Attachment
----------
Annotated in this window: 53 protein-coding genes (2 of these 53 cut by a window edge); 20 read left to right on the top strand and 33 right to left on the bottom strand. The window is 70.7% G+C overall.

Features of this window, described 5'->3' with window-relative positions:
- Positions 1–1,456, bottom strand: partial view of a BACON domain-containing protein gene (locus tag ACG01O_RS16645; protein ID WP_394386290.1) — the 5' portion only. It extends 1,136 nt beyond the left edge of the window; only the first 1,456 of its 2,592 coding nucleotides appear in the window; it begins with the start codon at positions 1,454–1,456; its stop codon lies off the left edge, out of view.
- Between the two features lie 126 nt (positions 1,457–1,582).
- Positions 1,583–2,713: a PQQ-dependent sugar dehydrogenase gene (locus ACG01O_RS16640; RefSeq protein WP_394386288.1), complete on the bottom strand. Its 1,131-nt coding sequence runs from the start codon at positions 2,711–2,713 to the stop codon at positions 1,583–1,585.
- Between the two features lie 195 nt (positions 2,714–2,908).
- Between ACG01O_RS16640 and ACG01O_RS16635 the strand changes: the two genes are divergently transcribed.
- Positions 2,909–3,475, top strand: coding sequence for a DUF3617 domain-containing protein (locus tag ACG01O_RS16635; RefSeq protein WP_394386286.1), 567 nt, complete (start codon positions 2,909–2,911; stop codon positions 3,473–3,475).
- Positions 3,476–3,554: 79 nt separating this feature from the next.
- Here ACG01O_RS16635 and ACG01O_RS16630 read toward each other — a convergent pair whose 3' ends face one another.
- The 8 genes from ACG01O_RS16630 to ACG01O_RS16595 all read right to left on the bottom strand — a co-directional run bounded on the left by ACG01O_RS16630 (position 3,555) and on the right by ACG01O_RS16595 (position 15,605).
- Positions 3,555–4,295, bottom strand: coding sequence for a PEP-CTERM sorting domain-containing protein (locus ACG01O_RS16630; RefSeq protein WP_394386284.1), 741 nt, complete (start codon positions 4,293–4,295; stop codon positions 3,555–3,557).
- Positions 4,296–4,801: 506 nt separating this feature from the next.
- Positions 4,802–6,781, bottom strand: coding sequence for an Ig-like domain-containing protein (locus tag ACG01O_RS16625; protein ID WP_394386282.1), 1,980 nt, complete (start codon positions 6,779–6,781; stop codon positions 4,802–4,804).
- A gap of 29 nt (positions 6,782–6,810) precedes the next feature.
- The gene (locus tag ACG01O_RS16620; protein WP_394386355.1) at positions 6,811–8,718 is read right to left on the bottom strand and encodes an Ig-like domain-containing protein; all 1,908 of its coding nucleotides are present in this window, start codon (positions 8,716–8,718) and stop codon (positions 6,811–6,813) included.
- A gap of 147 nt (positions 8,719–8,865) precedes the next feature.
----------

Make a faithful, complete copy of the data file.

Annotated in this window: 53 protein-coding genes (2 of these 53 cut by a window edge); 20 read left to right on the top strand and 33 right to left on the bottom strand. The window is 70.7% G+C overall.

Features of this window, described 5'->3' with window-relative positions:
- Positions 1–1,456, bottom strand: partial view of a BACON domain-containing protein gene (locus tag ACG01O_RS16645; protein ID WP_394386290.1) — the 5' portion only. It extends 1,136 nt beyond the left edge of the window; only the first 1,456 of its 2,592 coding nucleotides appear in the window; it begins with the start codon at positions 1,454–1,456; its stop codon lies off the left edge, out of view.
- Between the two features lie 126 nt (positions 1,457–1,582).
- Positions 1,583–2,713: a PQQ-dependent sugar dehydrogenase gene (locus ACG01O_RS16640; RefSeq protein WP_394386288.1), complete on the bottom strand. Its 1,131-nt coding sequence runs from the start codon at positions 2,711–2,713 to the stop codon at positions 1,583–1,585.
- Between the two features lie 195 nt (positions 2,714–2,908).
- Between ACG01O_RS16640 and ACG01O_RS16635 the strand changes: the two genes are divergently transcribed.
- Positions 2,909–3,475, top strand: coding sequence for a DUF3617 domain-containing protein (locus tag ACG01O_RS16635; RefSeq protein WP_394386286.1), 567 nt, complete (start codon positions 2,909–2,911; stop codon positions 3,473–3,475).
- Positions 3,476–3,554: 79 nt separating this feature from the next.
- Here ACG01O_RS16635 and ACG01O_RS16630 read toward each other — a convergent pair whose 3' ends face one another.
- The 8 genes from ACG01O_RS16630 to ACG01O_RS16595 all read right to left on the bottom strand — a co-directional run bounded on the left by ACG01O_RS16630 (position 3,555) and on the right by ACG01O_RS16595 (position 15,605).
- Positions 3,555–4,295, bottom strand: coding sequence for a PEP-CTERM sorting domain-containing protein (locus ACG01O_RS16630; RefSeq protein WP_394386284.1), 741 nt, complete (start codon positions 4,293–4,295; stop codon positions 3,555–3,557).
- Positions 4,296–4,801: 506 nt separating this feature from the next.
- Positions 4,802–6,781, bottom strand: coding sequence for an Ig-like domain-containing protein (locus tag ACG01O_RS16625; protein ID WP_394386282.1), 1,980 nt, complete (start codon positions 6,779–6,781; stop codon positions 4,802–4,804).
- A gap of 29 nt (positions 6,782–6,810) precedes the next feature.
- The gene (locus tag ACG01O_RS16620; protein WP_394386355.1) at positions 6,811–8,718 is read right to left on the bottom strand and encodes an Ig-like domain-containing protein; all 1,908 of its coding nucleotides are present in this window, start codon (positions 8,716–8,718) and stop codon (positions 6,811–6,813) included.
- A gap of 147 nt (positions 8,719–8,865) precedes the next feature.